_CULTURE SOCIETY Geospatial Analytics

The Study of Where
Drexel’s new Center for Spatial Analytics and Geocomputation uses geographic information science, statistics, and mapping software to provide a deeper perspective on topics of public interest.

_Tony Grubesic

Grubesic is a professor in the College of Computing & Informatics with a joint appointment in the Department of Sociology. Serves as co-director of the Center for Spatial Analytics and Geocomputation.

_Alan Murray

Murray is a professor in the College of Computing & Informatics and in the School of Public Health. Serves as co-director of the Center for Spatial Analytics and Geocomputation.

Almost all data has a “where.” Information is connected to a place and time and can answer questions about a city, a building or system. Through spatial analysis, researchers are able to understand where phenomena are, how they relate and what it may mean for policymakers.

At Drexel’s recently established Center for Spatial Analytics and Geocomputation in the College of Computing & Informatics, Tony Grubesic and Alan Murray are examining datasets with the tools of their field — geographic information science, statistics, mapping software — to influence deliberations on topics such as liquor privatization, urban lighting and safety, and the optimum number of rural airports.

“Most data has a spatial component,” says Grubesic. “We leverage that data to help decision makers craft better policy and to enhance operations.”


Like many cities, Philadelphia has a proximity rule that bans liquor stores within 200 feet of any church, school, hospital or playground; geospatial analysis shows that the rule leaves plenty of room for more outlets.

Crime Uncorked

In a two-year project funded by the National Science Foundation, Grubesic and Murray used geospatial data to evaluate how alcohol outlets impact cities.

In Cincinnati and Philadelphia, they found different patterns of violence near on-premise alcohol outlets (like bars where the alcohol is consumed on-site) and off-premise outlets (like corner stores, where alcohol is consumed elsewhere). Crime rates were higher near places where customers of off-premise outlets gathered to drink, such as vacant lots.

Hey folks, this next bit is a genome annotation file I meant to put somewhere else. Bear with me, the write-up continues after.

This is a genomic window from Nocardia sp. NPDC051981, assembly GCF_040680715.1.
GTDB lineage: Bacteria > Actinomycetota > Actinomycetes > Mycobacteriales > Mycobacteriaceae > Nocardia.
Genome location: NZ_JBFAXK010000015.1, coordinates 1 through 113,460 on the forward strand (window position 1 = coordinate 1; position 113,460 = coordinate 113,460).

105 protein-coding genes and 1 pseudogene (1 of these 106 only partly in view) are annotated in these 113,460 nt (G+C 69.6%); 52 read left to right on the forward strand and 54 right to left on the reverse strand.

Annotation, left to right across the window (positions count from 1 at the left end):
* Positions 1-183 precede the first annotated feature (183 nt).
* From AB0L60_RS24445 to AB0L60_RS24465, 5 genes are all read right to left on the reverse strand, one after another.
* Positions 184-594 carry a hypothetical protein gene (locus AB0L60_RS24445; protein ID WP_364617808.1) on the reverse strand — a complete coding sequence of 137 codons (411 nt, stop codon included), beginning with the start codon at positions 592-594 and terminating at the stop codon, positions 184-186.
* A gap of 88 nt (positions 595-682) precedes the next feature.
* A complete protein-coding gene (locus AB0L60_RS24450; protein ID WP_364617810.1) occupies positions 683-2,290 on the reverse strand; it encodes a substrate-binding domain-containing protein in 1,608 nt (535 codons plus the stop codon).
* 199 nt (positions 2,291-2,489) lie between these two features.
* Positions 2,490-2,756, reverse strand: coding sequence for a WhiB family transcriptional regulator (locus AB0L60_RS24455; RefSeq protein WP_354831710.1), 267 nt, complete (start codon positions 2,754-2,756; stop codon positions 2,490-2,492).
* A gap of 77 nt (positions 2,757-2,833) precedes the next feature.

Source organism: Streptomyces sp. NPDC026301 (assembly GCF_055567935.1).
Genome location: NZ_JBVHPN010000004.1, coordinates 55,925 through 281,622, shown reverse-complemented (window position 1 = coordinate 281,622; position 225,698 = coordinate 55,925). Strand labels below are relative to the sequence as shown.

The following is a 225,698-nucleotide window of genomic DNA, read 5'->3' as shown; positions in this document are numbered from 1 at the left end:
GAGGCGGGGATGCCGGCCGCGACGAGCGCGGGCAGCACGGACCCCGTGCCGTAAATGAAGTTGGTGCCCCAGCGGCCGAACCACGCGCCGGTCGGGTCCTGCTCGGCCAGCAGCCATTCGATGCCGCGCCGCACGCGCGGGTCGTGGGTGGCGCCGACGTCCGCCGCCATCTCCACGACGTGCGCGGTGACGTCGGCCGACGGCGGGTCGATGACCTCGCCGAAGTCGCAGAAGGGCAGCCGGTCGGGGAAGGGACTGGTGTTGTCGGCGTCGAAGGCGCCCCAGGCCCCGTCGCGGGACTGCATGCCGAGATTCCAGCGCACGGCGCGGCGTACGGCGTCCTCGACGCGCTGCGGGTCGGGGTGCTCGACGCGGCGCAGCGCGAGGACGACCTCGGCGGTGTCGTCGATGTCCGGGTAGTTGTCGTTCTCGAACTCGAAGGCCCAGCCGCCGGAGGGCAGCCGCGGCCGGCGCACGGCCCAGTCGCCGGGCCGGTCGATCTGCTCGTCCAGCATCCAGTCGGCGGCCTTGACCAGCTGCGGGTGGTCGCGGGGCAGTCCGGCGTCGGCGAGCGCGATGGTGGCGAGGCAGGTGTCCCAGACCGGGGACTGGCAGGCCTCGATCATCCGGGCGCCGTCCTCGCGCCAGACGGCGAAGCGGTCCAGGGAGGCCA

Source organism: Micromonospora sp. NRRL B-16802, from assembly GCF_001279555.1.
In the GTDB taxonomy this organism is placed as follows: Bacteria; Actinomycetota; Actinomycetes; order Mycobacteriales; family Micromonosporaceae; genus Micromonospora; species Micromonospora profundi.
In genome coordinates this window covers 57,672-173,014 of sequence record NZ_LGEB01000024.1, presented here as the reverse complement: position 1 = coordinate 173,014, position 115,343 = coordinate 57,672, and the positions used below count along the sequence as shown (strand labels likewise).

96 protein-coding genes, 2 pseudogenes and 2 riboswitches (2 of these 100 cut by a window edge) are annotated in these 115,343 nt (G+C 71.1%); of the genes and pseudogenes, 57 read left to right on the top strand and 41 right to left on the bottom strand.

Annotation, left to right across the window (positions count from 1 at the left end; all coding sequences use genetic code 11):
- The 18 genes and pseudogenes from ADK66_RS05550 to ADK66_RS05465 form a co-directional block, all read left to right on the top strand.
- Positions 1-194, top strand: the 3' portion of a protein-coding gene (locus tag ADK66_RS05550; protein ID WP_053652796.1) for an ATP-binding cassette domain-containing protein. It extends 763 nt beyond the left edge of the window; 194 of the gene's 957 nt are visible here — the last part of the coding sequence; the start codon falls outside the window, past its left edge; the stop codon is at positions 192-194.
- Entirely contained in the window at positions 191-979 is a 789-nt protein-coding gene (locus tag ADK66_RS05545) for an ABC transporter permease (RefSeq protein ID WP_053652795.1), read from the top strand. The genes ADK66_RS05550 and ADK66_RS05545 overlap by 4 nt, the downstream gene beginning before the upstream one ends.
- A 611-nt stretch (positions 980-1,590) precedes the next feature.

They then asked what this might mean for Philadelphia if the city privatized liquor sales. Like many cities, Philadelphia has an ordinance that restricts alcohol sales near churches, schools, parks, etc. Alcohol availability is associated with violence, car accidents, child abuse and neglect, and youth suicide.

“Communities are trying to maintain standards,” says Grubesic.

They found that privatization could lead to a nearly 60-percent increase in alcohol outlets, or an additional 1,115 outlets, given the city’s 200-foot proximity rule.


In order to study the lighting over a San Diego neighborhood, researchers compiled individual images taken by aerial drones and pieced them together into a single map.

Checkered Streets

The need for well-lighted urban streets is often at odds with the desire to curb light pollution.

Murray studied aerial photographs of a San Diego neighborhood at night using a series of high-resolution images from a drone camera — shooting not just once every six months or per year as many satellite mapping systems do, but daily — to observe how nighttime lighting varies across a neighborhood.

“Nighttime lighting enhances safety and security for a home or neighborhood as well as contributes to the charm and character of an area,” says Murray, “yet artificial light has been found to negatively impact humans and animals in a variety of ways.”

The images pinpointed where light posts are needed, and where light already being generated by businesses satisfies requisite needs, offering potential to save money while also contributing to public safety.


By closing certain rural airports, taxpayers could save nearly $22 million a year, with almost no impact on service.

Flights to Nowhere

How do you balance transportation access with the cost of servicing remote areas?

Grubesic and Murray analyzed a federal program that pays commercial air carriers to provide service to rural airports. The program grew out of a temporary financial bridge created to maintain commercial air service in rural communities following 1978 airline deregulation, but it has grown into multi-million dollar federal subsidy.

“The question is: Is there a way to ensure that the people and businesses who need this service still have some semblance of commercial air transport, but do it in a more efficient way?” Grubesic asks.

Through a spatial optimization model, they found that 99.7 percent of potential residents would still be served if the government defunded certain airports in areas that were already being adequately serviced, saving taxpayers nearly $22 million per year.